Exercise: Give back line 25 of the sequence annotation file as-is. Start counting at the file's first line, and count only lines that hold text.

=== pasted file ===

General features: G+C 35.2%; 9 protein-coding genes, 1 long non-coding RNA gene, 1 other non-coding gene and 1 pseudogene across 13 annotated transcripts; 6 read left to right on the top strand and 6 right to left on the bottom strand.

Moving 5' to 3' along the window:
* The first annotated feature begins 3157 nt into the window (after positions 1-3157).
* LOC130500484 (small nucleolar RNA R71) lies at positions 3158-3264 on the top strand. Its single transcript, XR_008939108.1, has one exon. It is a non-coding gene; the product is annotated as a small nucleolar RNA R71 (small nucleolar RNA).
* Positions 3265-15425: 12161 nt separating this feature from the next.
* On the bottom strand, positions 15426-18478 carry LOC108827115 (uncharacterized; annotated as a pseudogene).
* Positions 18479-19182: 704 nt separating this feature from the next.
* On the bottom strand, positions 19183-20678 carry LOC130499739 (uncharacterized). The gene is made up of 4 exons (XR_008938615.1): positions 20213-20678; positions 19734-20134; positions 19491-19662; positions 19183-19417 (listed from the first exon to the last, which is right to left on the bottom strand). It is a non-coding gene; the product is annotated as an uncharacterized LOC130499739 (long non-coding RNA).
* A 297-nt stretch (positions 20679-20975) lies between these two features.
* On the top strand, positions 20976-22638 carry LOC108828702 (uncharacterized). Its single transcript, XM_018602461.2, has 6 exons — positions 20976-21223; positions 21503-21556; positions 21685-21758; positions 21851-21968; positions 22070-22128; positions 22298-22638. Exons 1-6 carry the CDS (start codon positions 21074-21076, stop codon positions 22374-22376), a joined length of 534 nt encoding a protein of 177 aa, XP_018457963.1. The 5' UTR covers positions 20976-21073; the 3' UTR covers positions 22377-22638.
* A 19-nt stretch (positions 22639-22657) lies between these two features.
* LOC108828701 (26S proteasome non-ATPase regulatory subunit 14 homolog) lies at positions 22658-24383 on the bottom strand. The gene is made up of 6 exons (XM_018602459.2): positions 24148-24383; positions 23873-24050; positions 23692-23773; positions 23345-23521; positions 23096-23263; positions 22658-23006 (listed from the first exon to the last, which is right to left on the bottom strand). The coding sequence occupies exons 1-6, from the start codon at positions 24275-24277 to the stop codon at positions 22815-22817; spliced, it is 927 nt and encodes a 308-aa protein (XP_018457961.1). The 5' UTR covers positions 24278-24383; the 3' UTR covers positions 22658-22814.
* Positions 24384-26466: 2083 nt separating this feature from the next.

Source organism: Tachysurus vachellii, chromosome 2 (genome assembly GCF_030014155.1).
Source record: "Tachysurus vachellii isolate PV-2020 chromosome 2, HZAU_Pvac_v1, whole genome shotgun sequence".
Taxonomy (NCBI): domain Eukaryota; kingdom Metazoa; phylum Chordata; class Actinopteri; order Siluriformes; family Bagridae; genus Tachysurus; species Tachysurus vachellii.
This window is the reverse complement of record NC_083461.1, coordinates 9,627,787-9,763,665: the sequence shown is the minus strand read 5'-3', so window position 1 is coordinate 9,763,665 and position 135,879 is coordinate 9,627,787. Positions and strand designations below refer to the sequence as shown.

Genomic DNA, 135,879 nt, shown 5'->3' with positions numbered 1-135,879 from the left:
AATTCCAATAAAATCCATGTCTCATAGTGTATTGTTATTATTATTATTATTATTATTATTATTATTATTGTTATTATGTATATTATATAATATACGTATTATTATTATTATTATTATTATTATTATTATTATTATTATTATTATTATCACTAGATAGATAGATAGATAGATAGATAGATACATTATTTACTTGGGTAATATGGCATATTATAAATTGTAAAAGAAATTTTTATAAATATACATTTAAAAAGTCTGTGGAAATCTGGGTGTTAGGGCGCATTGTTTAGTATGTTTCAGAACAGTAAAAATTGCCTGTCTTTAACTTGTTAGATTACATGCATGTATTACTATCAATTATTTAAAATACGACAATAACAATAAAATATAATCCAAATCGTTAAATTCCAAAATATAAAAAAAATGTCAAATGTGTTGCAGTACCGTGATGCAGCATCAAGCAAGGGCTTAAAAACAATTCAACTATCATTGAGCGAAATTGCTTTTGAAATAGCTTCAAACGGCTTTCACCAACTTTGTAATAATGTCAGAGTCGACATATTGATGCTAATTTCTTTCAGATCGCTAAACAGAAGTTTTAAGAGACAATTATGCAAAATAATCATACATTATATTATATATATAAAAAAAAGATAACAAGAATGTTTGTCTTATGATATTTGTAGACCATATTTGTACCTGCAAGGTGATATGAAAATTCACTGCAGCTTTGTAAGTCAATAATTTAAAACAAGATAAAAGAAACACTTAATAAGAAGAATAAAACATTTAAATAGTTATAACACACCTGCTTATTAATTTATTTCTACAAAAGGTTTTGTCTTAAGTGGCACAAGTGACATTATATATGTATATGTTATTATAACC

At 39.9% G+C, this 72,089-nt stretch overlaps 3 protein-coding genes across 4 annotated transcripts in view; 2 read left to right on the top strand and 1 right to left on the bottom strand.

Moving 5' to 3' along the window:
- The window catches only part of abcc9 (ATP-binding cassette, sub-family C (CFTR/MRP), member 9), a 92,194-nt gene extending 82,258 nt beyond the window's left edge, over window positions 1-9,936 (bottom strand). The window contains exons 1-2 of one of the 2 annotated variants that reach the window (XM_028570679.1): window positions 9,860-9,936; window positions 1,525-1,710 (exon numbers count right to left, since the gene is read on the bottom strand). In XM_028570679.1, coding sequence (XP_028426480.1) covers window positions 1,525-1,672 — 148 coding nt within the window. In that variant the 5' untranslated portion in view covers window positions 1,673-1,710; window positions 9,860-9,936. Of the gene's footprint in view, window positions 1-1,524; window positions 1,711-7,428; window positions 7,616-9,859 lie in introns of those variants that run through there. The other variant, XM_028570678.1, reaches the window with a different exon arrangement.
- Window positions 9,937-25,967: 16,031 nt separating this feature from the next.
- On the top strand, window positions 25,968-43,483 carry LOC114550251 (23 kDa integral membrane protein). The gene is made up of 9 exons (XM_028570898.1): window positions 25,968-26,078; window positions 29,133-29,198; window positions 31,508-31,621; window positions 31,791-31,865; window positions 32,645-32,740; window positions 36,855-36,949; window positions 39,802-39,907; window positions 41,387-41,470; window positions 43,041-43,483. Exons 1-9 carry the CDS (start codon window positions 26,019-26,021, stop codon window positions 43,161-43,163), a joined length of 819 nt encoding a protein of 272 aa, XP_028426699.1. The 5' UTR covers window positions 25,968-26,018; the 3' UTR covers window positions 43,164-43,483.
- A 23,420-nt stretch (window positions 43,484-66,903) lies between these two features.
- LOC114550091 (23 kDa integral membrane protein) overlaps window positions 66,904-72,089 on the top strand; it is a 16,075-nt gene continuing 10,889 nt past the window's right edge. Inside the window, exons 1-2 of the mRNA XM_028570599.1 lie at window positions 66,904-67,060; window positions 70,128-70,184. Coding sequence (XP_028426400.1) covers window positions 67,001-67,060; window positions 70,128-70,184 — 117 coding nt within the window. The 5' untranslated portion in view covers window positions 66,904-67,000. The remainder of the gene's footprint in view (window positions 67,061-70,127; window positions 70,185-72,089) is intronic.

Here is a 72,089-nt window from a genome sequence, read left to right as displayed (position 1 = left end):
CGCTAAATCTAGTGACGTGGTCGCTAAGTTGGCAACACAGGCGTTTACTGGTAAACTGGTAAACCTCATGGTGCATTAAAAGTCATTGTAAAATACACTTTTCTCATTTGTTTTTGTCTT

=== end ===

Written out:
- A 23,420-nt stretch (window positions 43,484-66,903) lies between these two features.